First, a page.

It Takes a Village, Part 1

23 Jun

Why do we stop being raised after we grow older? If it takes a village to raise a child, then who raises the twentysomethings like me who wander through life—not exactly aimlessly—without a clear guide map through young adulthood’s piney forest? If it takes a village to raise a child, then it takes a family, a campus, and a city to raise a twentysomething. We, Lord of the Flies—style, have to fend for ourselves and raise each other. And we people of the concrete jungle know that our island can be just as rough as the one in Lord of the Flies, because rather than a group of gangly boys, we’re dealing with eight million people who would put our head on a pike to get ahead of us personally, professionally, and romantically.

I think a lot of us in our lives try to paint by the numbers. We see how others have succeeded, and try to follow along within the lines other people have outlined. Putting personal flare into our lives is a topic that I have previously advocated in my blog, but it was advice that I didn’t take myself until a friend of mine swooped in and caused me to color outside the lines.

Patrick is a friend of mine through a long line of connections. He goes to Fordham at Rose Hill, and I met him because he dated one of my best friend’s roommates. With such a tenuous link between us, it seems weird that he was still in my life at all, but we have kept in contact through this time. Last Friday, he called me up because he was in the city, and he took me to lunch at Empanada Mama where I mislead him as to the size of the empanadas. I could’ve sworn they were bigger. But what they lacked in girth, they made up for in flavor.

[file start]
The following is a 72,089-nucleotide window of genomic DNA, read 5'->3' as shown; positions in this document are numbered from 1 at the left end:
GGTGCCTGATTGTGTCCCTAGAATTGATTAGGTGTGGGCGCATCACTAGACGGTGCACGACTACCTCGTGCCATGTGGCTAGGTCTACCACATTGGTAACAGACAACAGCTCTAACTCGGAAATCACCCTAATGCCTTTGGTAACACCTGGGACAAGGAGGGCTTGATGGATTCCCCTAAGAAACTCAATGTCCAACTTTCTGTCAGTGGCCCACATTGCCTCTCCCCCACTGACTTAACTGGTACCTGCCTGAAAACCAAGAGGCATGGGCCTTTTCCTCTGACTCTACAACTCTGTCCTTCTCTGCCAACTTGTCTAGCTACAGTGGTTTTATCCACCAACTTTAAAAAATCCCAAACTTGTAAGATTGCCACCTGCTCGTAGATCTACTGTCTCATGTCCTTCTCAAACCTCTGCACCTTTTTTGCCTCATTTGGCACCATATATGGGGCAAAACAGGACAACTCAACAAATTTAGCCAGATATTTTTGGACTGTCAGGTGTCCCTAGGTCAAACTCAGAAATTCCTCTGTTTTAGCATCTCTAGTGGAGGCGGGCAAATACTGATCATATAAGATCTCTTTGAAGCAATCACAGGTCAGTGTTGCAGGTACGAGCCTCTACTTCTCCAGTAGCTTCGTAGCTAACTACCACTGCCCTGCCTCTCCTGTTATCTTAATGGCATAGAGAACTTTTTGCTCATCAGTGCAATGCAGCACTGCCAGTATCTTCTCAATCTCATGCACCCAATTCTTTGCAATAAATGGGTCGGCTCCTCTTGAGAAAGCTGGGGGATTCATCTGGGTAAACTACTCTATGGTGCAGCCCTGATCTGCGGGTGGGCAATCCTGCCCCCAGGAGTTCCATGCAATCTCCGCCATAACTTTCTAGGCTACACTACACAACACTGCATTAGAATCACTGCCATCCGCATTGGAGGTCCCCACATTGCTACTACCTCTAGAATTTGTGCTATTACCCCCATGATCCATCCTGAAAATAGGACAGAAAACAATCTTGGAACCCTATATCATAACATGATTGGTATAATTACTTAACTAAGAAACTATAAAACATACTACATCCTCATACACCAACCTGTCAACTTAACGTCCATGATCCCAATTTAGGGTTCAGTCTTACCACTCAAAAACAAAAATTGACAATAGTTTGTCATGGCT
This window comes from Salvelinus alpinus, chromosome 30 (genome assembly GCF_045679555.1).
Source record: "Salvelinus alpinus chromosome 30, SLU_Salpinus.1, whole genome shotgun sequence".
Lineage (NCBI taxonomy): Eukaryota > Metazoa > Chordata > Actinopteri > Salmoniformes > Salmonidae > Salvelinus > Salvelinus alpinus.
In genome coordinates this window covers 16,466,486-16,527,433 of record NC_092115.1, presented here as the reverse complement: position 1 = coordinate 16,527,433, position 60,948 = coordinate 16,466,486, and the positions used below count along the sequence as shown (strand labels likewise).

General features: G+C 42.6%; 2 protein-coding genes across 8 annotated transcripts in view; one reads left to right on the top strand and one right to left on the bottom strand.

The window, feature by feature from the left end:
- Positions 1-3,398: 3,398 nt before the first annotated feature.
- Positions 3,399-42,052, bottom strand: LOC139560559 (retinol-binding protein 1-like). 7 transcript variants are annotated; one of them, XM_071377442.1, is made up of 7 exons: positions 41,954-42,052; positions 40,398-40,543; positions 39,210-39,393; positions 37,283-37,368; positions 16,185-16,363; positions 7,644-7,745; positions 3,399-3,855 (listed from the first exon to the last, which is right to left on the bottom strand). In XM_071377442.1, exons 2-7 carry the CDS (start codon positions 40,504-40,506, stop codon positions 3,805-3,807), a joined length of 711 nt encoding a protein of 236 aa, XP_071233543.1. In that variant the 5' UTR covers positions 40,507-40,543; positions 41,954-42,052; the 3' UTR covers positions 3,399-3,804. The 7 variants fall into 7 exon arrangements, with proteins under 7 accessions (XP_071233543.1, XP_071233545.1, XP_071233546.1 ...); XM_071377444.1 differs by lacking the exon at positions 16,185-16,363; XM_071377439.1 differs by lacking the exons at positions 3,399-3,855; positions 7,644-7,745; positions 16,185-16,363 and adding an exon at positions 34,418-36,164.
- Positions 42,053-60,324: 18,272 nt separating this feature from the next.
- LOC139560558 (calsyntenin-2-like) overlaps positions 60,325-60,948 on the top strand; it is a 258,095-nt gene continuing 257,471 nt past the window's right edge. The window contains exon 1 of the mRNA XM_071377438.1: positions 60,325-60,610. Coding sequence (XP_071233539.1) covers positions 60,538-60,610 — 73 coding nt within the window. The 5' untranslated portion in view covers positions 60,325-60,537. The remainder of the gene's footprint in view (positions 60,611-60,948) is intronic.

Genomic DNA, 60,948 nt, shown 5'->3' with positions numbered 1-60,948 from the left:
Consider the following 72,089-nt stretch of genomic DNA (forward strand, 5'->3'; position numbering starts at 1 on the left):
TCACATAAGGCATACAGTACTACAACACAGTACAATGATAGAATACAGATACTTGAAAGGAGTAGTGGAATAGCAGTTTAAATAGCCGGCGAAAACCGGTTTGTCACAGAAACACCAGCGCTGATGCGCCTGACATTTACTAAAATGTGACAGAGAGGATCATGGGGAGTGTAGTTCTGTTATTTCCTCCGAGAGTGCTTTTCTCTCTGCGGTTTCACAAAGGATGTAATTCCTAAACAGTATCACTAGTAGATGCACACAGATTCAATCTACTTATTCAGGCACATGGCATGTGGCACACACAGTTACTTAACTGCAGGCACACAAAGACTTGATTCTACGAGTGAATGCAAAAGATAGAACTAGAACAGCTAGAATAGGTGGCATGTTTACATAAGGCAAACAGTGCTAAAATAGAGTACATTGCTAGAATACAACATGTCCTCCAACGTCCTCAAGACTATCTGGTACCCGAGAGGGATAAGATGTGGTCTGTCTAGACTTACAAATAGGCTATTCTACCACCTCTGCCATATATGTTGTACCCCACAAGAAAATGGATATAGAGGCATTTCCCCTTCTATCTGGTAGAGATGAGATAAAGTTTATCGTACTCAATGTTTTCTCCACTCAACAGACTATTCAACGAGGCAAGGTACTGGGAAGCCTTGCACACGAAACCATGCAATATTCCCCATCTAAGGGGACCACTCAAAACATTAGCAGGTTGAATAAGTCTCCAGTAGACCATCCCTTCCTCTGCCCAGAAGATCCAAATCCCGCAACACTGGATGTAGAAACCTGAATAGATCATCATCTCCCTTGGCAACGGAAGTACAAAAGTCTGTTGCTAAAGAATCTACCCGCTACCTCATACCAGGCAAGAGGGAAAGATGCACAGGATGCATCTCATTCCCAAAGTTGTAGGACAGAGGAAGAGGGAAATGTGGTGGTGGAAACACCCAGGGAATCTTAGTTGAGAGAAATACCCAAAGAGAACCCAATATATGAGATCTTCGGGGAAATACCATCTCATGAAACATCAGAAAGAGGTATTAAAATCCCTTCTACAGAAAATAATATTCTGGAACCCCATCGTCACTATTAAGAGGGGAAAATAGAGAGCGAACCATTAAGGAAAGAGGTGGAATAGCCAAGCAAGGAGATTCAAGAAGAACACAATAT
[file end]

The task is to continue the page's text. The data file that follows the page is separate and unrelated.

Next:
The date went really well. It wasn’t a romantic date, and neither of us have any interest in each other (unless Patrick is one to conceal his passions, and from his out-there, expressive demeanor, I doubt it) but it was the best date I had so far. Patrick had a lot of great advice, and it was really great to work through some of my problems with someone one-on-one. Whereas most dates cause anxiety, this one worked as a kind of relieving therapy session, only a booth replaced the couch, and the office was Hell’s Kitchen.

I had become discouraged because, while I have seen and felt my body respond well to the diet and exercise, I felt as if I was failing in my mission. Patrick, though petite and healthy, is on a personal journey to lose weight, even if I believe he doesn’t need it. It’s always part of the plight of the fat person to believe that every skinnier person should be happy with his or her body. However, we may have a bigger blind side to the problems of pretty, skinny people than skinny people do to those of us who are an extra pizza slice away from visiting the tailor to have our pants let out. He advised me to not always worry about the numbers, and that if I felt myself shrinking, it was best to follow what my mind was thinking, and if I liked the way I looked in the mirror, then I shouldn’t ache to bring a scale into my circle of friends. Whereas friends can give subjective, personal advice, scales cannot.

It Takes a Village to Raise a Child, It Takes a Bulldozer to Raze the Concrete Jungle